Karmeliet Tripel Ingredients in Japan

Grains, malts, hops, yeast, water and other ingredients used to brew. Recipe reviews and suggestions.

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Karmeliet Tripel Ingredients in Japan

Postby Michael Kazeuma » Sat Dec 09, 2006 4:49 am

Any recommendations for getting the ingredients for a nice triple? I'm in Tokyo.

Thanks for any advice.

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Ingredients...

Postby lathe » Sat Dec 09, 2006 9:42 am

Hi,

I'm in the states but a quick google seems to indicate that "Seibu Department Stores" may carry something. I'm not sure if that is helpful or not.
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Beer Club of Japan

Postby just-cj » Sat Dec 09, 2006 5:07 pm

The only shop I know of in Japan for homebrewing supplies is Beer Club of Japan. They are kind of expensive, but they'll ship anywhere in Japan for a reasonable cost, and they are quick and reliable. A quick look shows they have a BrewFerm kit that may or may not be what you're looking for:
■TRIPLE/Blond Abbeybeer; A heavenly golden cloured abbeybeer: full bodied, soft but strong, a slightly herbaceous taste and well hopped. Makes 9-liters of beer.

Other than that, a lot of US Internet shops will ship to Japan. The ones I use most often are Northern Brewer and Homebrew Adventures (HBA). When I did kits, I liked HBAs a little better because they come with dry malt extract, so shipping is a little less and they stay fresh longer. Other companies that consistently get good comments are Austin Homebrew, Listermanns, and Homebrew Heaven.

If you're doing all grain, you can sometimes pick up grains (sacks only) from microbreweries or brewpubs, especially if you're a regular customer. There's also an importer in Chiba that will sell sacks of grain to individual customers -- don't have the number handy right now, but if you're interested, let me know and I'll dig it out for you.

Finally, Tokyu Hands sometimes has homebrewing kits on sale, but you have to be very careful about the age -- I've found dry yeast packs (just sitting on the shelf, not refrigerated) that were several years beyond their "use by" date, and the extracts usually look old as well. If Seibu has them, I'd be very careful for the same reason.

Homebrewing has a fairly large underground population here. Technically making anything with alcohol over 1% is illegal, but as long as you don't sell it or advertise the fact that you're brewing at home (just be careful who you tell :wink: ), no one will bother you. Importing equipment or ingredients isn't a problem at all. I have a shipment of five pounds of hops coming next week, and I expect it to sail right through.

Hope that helps!
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Thanks - Ingredients in Japan

Postby Michael Kazeuma » Sun Dec 10, 2006 12:01 am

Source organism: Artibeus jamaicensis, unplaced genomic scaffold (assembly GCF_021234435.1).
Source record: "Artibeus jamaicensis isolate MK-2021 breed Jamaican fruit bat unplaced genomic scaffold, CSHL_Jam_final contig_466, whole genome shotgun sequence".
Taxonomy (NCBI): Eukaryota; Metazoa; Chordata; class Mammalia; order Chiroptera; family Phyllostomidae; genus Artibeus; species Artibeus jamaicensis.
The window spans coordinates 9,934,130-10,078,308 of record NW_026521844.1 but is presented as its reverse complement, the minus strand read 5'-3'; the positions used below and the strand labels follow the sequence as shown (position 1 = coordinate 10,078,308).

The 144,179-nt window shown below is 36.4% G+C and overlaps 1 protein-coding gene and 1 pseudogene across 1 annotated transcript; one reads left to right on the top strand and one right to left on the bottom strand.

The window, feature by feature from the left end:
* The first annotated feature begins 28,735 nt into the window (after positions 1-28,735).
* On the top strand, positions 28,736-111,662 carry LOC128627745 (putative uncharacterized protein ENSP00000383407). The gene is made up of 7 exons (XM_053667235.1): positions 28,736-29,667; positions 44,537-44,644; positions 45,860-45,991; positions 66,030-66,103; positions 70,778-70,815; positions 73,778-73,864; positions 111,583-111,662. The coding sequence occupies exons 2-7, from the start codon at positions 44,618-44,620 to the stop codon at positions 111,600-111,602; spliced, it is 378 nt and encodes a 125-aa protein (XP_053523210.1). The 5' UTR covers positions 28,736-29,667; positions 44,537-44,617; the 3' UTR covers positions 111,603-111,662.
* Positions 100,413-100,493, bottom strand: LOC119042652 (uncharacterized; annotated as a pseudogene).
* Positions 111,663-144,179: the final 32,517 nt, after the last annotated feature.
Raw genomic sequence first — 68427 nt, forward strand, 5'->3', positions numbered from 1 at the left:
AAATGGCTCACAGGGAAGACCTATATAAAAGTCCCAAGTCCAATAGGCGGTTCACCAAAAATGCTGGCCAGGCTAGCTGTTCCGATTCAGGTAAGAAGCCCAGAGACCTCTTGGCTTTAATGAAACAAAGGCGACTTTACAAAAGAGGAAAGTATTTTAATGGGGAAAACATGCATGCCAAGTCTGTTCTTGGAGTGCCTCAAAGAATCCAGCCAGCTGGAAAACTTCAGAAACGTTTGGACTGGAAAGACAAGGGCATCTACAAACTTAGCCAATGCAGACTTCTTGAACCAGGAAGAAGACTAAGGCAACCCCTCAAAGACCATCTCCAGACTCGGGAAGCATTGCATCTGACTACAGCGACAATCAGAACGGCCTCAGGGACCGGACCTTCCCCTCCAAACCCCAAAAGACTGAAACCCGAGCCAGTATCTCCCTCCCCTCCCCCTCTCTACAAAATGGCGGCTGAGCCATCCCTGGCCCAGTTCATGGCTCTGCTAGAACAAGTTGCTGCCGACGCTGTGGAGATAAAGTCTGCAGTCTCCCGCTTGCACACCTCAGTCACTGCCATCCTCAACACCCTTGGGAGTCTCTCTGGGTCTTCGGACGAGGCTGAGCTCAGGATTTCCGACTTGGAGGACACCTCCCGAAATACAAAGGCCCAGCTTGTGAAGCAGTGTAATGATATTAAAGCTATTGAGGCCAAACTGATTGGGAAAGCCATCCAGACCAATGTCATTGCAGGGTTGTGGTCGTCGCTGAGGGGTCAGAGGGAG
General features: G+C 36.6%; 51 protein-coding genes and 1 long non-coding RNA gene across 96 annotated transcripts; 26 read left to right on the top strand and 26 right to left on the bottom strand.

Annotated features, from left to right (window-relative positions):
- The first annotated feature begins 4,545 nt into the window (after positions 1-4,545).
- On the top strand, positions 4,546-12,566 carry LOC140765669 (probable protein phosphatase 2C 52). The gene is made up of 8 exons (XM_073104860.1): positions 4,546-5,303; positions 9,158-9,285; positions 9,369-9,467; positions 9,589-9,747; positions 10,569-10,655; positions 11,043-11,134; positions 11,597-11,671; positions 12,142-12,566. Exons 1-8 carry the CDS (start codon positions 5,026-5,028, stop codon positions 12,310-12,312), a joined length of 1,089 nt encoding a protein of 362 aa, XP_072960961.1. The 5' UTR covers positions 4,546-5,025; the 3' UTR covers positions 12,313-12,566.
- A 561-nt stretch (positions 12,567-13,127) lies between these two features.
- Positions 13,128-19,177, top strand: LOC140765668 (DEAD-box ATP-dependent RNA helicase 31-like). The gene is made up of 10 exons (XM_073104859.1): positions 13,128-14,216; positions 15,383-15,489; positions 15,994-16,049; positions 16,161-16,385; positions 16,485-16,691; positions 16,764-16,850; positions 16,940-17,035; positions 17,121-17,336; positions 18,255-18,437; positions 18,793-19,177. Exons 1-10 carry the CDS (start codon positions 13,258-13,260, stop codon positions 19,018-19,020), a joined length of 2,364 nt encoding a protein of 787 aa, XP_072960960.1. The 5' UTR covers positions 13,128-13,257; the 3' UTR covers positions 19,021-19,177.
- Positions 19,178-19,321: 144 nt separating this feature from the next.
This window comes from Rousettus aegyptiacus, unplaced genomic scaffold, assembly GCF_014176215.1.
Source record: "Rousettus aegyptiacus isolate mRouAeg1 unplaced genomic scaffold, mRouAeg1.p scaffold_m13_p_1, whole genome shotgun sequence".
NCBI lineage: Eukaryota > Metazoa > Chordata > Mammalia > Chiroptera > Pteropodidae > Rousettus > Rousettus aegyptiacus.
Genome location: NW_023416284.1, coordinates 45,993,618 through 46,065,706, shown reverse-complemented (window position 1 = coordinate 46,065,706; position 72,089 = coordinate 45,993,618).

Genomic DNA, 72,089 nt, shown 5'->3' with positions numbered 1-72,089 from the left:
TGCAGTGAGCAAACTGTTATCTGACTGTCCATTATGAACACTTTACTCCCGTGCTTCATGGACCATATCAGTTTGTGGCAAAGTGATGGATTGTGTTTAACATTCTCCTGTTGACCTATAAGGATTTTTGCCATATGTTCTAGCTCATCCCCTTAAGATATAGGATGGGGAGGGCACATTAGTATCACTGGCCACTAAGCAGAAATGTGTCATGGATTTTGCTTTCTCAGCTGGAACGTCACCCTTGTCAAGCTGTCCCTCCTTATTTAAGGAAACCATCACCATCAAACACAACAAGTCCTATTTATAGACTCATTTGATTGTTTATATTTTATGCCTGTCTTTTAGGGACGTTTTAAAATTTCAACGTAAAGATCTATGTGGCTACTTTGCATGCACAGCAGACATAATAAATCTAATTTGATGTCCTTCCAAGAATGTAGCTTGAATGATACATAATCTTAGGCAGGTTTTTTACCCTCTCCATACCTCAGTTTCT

Very much appreciate the comprehensive answer on locating ingredients in Japan!!!! I would be interested in getting the contact info for the sacks of grain in Chiba. Yes I have used Beer Club and they were very reliable, quick, and more than willing to answer questions. The only thing that seemed strange was that the directions that came in Japanese were different than the English directions, which meant that after reading both I had to shoot for something in between...

Thanks again for the help.

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Postby just-cj » Mon Dec 11, 2006 10:45 pm

How were the directions different? I know that legally shops that sell homebrewing kits (like Tokyu Hands) have to have directions on how to make the beer with under 1% alcohol -- is that what Beer Club is doing? I've never ordered a kit from them, only grains and an occasional emergency ingredient, so I'm not sure.

I can't find the Chiba supplier number right now. I'll check and get back to you.

Cheers,

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Direction Variations - Japan

Postby Michael Kazeuma » Wed Dec 13, 2006 9:30 pm

I took another look at the directions in both Japanese and English. Some of the differences included:

In J: Chuck yeast packet into boiling wort. This is the yeast that comes with the kit and they use this yeast as food for the the yeast that will eventually be pitched.
In E: No mention of this at all.

In J: Cooling Method: submerging in ice is recommended.
In E: It recommends boiling the water the night before and putting it in the fridge.

In J: Fermentation is recommended for 14 days.
In E: It is recommended for 7-10 days.

In J: There are also instructions for getting the lid on and off and of course at the end of the directions it is clearly stated that to maintain the 1% rule that you should only use 1/3 of your malt and put the rest in the fridge.

Anyway I decided to take a third party opinion in brewing the Brown Nut Ale. I would be willing to try Beer Club again especially if I can give that Triple Blonde Ale a boost. The ale turned out a bit watery for my taste. I tend to drink nama genshu (sake) and Belgium brews...

Thanks again for the advice and let me know the phone number for grain if they turn up. I'll be going out to Chiba and be in your neck of the woods today!


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